Mary Jo Bang
Washington University in St. Louis
Campus Box 1122
One Brookings Drive
St. Louis, MO 63130-4899
Contemporary Literature; Poetry Writing
Professor Bang is the author of seven books of poems, the most recent of which is The Last Two Seconds (Graywolf Press, 2015). Her other books are Apology for Want (1997), which was awarded the 1996 Bakeless Prize and the 1998 Great Lakes Colleges Association New Writers Award; Louise in Love (2001), which received the Poetry Society of America's Alice Fay di Castagnola Award for a manuscript-in-progress; The Downstream Extremity of the Isle of Swans (2001); The Eye Like a Strange Balloon (2004); Elegy (2007), which received the National Book Critics Circle Award; and The Bride of E (2009). She was the poetry co-editor at Boston Review from 1995 to 2005. She’s been the recipient of a Hodder Fellowship from Princeton University, a grant from the Guggenheim Foundation, and a Berlin Prize fellowship at the American Academy in Berlin. She has a B.A. and M.A. in Sociology from Northwestern University, a B.A. in photography from the Polytechnic of Central London, and an M.F.A. in creative writing from Columbia University. Her 2012 translation of Dante's Inferno, with illustrations by Henrik Drescher, was named a Notable Book by both the Academy of American Poets (2012) and by the American Library Association (2013).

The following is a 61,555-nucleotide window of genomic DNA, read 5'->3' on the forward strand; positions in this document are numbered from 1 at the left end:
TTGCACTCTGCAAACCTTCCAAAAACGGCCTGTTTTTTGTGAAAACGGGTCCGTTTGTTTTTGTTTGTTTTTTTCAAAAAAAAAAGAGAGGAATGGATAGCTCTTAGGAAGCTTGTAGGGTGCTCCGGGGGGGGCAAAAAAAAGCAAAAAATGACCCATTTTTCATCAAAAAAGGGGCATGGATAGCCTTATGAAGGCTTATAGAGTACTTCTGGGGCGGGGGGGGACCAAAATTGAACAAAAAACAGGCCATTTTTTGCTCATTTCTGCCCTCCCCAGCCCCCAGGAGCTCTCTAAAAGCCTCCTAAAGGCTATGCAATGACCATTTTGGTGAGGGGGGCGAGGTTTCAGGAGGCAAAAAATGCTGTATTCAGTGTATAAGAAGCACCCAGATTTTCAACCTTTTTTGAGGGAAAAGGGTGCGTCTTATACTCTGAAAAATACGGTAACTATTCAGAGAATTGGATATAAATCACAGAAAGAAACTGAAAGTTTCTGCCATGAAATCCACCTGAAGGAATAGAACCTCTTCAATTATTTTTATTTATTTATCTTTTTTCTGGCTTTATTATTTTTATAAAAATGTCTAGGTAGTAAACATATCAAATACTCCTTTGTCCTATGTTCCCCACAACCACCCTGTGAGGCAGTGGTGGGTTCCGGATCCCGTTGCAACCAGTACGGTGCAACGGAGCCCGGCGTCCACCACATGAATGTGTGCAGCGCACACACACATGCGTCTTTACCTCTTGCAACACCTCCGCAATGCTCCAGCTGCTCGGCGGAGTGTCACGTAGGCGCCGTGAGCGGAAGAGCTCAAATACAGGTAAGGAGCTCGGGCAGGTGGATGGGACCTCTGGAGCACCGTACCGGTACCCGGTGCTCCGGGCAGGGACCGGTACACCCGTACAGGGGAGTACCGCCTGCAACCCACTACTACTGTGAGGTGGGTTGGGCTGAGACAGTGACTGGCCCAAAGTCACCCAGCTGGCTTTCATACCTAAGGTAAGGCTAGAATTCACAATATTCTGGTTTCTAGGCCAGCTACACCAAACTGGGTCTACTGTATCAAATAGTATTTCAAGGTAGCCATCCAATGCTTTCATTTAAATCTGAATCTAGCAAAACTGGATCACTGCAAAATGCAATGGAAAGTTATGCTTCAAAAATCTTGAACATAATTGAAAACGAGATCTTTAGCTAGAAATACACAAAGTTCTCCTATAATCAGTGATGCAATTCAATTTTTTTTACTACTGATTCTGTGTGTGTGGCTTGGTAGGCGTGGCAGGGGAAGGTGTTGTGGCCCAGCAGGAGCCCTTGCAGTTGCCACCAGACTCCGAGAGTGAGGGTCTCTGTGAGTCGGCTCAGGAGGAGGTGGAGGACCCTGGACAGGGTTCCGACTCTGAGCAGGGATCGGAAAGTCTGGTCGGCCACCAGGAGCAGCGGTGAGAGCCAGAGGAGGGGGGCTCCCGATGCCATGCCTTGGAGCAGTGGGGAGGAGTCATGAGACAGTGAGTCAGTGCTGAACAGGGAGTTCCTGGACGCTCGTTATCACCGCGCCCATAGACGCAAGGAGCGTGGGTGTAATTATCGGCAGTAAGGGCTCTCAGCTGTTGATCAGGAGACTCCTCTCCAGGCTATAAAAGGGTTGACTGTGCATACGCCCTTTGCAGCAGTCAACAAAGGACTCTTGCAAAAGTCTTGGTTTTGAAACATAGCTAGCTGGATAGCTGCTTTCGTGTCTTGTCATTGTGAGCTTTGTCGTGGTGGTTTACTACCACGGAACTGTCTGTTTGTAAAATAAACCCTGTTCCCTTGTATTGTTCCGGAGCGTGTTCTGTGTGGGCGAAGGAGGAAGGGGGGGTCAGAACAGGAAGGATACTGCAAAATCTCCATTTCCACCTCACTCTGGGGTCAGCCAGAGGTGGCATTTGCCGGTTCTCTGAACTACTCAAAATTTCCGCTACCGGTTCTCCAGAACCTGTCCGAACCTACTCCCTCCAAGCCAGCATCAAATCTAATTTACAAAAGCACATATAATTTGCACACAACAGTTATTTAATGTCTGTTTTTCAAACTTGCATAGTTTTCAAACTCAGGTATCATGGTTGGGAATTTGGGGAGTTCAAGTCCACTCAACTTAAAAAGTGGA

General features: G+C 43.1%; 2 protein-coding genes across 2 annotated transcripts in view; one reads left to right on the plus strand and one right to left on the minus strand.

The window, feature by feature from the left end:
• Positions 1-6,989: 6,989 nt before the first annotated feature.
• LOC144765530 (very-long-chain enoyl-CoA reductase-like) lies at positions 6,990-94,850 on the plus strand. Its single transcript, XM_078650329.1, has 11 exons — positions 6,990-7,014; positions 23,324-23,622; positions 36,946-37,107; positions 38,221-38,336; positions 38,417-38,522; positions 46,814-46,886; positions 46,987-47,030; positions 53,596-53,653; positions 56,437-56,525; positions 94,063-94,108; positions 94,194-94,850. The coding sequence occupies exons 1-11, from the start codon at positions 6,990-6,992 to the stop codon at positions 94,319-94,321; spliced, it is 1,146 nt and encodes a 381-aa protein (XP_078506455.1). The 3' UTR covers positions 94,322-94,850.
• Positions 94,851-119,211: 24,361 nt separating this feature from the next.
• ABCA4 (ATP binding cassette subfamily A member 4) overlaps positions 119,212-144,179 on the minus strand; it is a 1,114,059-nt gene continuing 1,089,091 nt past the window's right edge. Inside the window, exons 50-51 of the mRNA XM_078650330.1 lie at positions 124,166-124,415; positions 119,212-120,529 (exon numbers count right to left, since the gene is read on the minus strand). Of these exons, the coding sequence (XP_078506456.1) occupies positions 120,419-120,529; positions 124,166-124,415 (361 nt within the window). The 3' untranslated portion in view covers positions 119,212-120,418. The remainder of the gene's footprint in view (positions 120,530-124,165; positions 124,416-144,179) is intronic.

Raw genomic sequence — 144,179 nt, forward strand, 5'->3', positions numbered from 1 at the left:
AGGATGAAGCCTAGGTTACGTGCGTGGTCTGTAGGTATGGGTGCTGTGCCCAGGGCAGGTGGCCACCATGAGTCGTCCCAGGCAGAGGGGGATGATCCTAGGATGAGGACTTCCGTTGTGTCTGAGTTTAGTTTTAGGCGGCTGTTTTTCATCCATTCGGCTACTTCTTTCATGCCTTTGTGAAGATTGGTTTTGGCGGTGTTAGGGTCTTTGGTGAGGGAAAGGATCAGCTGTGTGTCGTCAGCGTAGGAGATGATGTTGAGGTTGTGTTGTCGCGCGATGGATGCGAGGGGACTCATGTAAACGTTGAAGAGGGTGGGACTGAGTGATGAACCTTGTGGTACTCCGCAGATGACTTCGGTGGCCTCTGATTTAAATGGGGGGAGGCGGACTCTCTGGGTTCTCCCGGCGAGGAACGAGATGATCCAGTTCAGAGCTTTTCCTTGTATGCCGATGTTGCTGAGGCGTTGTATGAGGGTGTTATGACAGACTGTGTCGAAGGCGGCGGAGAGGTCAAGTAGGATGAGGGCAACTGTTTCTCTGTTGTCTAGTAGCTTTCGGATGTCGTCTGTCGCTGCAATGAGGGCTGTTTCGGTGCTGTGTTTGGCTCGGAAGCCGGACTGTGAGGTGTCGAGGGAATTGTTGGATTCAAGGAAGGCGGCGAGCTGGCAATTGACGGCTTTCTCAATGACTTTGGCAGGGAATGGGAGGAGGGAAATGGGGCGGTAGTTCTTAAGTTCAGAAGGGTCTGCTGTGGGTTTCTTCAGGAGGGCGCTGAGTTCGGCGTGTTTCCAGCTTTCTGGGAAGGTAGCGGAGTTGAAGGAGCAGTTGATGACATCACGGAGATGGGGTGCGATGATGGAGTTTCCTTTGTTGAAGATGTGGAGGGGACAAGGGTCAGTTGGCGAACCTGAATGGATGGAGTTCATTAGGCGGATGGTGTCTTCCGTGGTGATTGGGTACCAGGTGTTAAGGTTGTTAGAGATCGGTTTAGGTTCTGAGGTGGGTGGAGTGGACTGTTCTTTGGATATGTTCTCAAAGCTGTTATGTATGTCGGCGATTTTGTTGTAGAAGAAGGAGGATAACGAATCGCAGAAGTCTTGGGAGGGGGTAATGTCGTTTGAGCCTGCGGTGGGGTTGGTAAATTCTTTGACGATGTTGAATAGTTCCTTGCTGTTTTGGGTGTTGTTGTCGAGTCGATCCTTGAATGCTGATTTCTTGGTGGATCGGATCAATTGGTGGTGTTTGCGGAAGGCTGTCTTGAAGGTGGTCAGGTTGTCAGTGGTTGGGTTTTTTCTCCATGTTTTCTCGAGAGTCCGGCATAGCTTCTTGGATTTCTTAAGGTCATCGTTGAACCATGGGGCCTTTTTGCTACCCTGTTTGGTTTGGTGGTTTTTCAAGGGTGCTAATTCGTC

A CALCULATION BASED ON FIGURES IN A SCENE
There are still many marvels, you know.
The festivals on Fridays. The divider
in the center of the wasteland.
On this side—flesh; on that—an iron claw
and a new-made screw
fallen from the factory window
at noon. The doll doctor pushes the arm
back into the socket. “There,” he says.
Day is done. He wishes he could smoke
but he gave that up long ago.
The rubber sole of the nurse’s right shoe
makes a squeak when she reaches the room.
Silence surrounds the empty bed.
The body is elsewhere.
“When they want more,” she says, “I give it.”
“When they want less,” she says,
“I take it away. I always let them choose.”
The doctor drums his fingers
on the doll’s flat abdomen. A sea of blood
moves back and forth to a song of no mercy.
From The Last Two Seconds, Mary Jo Bang (Graywolf Press, 2015)
This poem first appeared in Kenyon Review
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